Scraping the Barrel: The Trade in Surplus Ammunition (Issue Brief 2)

Submitted by Lionel Kosirnik on 25 January, 2021

Small arms and light weapons need ammunition. Government forces and armed groups cannot wage battle or train their troops without a sustained supply of ammunition, and its availability determines the type of weapons used in most of the conflicts around the world. The surplus ammunition market provides the buyers with cheap, easily available, and compatible rounds. It also allows the suppliers to reduce potentially obsolete national stockpiles, and to benefit from the revenues of surplus sales.

An Introductory Guide to the Identification of Small Arms, Light Weapons, and Associated Ammunition

Submitted by Lionel Kosirnik on 16 December, 2020

Arms and ammunition are evidence. Many weapons carry marks that, combined with their physical characteristics, reveal important information about them, including their manufacturer, age, and origin. This information, in turn, provides vital clues about the sources and flows of weapons in the area in which they were found.

A Practical Guide to Life-cycle Management of Ammunition

Submitted by Lionel Kosirnik on 16 December, 2020

Ammunition is an expensive commodity and an essential resource for the implementation of a national defence and security policy. However, national ammunition stockpiles can also pose risks to national security and public safety. Poor accounting and inadequate physical security of storage facilities can facilitate the diversion of ammunition from the national stockpile to terrorists, criminals, and other armed groups, increasing insecurity and instability.

Unplanned Explosions at Munitions Sites (UEMS): Excess Stockpiles as Liabilities rather than Assets

Submitted by Lionel Kosirnik on 16 December, 2020

Unplanned explosions at munitions sites (UEMS) are a significant safety concern for governments and a major security challenge for the international community. 

This Handbook contains analysis of this data, with many helpful tables, figures, maps, and annexes. It serves three primary purposes, striving to:

Life-cycle Management of Ammunition (LCMA): Lessons from Bosnia and Herzegovina

Submitted by Anonymous (not verified) on 24 November, 2020

Surplus ammunition poses significant safety and security risks in post-conflict settings, which is why effectively managing such ammunition is vital to mitigating those risks. This Small Arms Survey Briefing Paper provides ten lessons learned on the establishment of a life-cycle management of ammunition (LCMA) system in Bosnia and Herzegovina. The lessons relate to national ownership, planning, stockpile management, and disposal.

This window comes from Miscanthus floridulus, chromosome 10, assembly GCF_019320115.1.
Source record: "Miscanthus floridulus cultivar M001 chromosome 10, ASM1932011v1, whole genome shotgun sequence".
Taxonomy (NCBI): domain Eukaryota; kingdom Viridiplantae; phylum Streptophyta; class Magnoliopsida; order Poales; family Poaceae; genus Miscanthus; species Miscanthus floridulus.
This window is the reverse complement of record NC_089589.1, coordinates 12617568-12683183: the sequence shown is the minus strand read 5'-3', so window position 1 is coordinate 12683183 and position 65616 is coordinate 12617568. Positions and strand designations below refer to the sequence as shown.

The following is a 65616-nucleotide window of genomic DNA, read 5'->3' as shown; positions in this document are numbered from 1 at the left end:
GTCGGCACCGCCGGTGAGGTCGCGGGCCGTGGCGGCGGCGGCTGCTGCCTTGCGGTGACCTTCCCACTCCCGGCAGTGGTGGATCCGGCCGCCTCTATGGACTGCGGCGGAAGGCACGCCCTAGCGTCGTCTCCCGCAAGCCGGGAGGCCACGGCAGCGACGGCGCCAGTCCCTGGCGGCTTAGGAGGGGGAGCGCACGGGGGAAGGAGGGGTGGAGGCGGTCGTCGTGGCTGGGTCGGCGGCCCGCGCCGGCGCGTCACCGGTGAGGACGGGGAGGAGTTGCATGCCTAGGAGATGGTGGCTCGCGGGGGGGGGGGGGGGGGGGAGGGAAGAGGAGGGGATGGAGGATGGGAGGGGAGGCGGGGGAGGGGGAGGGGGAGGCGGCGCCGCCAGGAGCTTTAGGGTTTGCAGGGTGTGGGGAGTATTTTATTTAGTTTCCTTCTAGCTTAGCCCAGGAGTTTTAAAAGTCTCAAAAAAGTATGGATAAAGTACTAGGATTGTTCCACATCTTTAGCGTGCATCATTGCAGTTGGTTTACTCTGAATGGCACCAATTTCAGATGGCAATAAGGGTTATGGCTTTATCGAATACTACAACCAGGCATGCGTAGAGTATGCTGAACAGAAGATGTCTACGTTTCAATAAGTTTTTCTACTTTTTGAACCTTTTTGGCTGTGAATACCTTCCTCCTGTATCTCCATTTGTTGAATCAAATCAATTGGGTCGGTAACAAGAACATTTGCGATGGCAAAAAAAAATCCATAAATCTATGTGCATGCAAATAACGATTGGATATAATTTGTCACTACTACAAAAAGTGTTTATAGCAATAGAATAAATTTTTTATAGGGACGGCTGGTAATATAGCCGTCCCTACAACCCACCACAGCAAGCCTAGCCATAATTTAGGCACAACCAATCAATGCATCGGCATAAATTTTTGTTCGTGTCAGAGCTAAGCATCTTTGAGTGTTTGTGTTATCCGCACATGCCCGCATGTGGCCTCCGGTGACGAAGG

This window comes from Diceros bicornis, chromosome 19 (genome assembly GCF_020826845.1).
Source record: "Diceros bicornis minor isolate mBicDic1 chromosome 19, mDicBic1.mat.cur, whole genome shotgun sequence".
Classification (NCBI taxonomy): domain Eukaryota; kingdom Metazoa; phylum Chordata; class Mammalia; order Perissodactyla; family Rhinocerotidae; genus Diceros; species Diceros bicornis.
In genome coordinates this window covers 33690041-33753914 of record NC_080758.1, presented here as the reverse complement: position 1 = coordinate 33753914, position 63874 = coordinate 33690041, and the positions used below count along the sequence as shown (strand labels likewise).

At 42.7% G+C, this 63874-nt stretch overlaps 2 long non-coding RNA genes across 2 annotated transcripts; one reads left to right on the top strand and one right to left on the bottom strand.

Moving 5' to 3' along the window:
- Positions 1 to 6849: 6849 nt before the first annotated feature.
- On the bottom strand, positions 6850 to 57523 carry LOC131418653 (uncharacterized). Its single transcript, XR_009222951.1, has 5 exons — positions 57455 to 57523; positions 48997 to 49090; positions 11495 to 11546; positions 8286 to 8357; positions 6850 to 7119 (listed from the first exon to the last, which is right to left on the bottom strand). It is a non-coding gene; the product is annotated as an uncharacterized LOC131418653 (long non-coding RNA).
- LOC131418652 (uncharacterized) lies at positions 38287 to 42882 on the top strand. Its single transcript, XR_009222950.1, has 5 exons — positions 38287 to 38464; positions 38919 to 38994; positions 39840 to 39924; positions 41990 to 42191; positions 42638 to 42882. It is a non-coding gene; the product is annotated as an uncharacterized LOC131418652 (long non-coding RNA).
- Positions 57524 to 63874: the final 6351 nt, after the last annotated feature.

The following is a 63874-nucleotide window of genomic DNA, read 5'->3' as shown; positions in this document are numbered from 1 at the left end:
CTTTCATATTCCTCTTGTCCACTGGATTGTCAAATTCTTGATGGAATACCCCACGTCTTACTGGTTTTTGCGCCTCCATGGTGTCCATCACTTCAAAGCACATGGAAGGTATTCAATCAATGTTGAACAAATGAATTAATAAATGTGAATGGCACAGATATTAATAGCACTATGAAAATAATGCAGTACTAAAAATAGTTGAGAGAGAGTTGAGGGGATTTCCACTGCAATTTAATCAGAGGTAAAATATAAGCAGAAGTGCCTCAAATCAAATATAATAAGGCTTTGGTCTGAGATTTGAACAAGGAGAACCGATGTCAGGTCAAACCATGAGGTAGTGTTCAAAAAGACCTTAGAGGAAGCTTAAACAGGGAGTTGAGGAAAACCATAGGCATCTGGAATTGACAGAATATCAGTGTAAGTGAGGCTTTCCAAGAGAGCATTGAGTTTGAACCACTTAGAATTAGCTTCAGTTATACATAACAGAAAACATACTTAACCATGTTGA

Translated into Arabic by the EU-LAS project.

Chambering the Next Round: Emergent Small-calibre Cartridge Technologies (Working Paper 23)

Submitted by Anonymous (not verified) on 24 November, 2020

Emergent ammunition technologies are likely to prove key in future firearms designs. Emergent cartridge case technologies, the rise of the ‘general-purpose’ calibre, and other nascent technologies will affect the way in which firearms are designed, produced, managed in service, tactically employed, maintained, and sustained.

Feeding the Fire: Illicit Small Arms Ammunition in Afghanistan, Iraq, and Somalia (Issue Brief 8)

Submitted by Anonymous (not verified) on 24 November, 2020

Consistent access to small arms ammunition is vital to armed conflict; this is particularly true in conflicts involving non-state armed groups that rely on illicit small arms and light weapons as their primary tools of war.

A detailed examination of seized or documented small arms ammunition may help to reveal the history and alliances of a conflict, while the tracing of illicit ammunition can identify
manufacturers and supply routes.

Following the Headstamp Trail: An Assessment of Small-calibre Ammunition Documented in Syria (Working Paper 18)

Submitted by Anonymous (not verified) on 24 November, 2020

These two publications, from the Security Assessment in North Africa (SANA) project, offer insight into the situation in Syria, investigating the variety and availability of small arms ammunition documented in the country, and the presence and role of foreign fighters in the ongoing hostilities.

Industrial Demilitarization of Conventional Ammunition (Research Note 37)

Submitted by Anonymous (not verified) on 24 November, 2020

In many countries, excess stockpiles of obsolete or unserviceable munitions have reached a level requiring demilitarization on an industrial scale, often in a race against time, because the ammunition tends to become unsafe with age.

Since states rarely have the capacity to demilitarize the surplus ammunition stockpiles of their collective security forces, they often turn to private demilitarization contractors.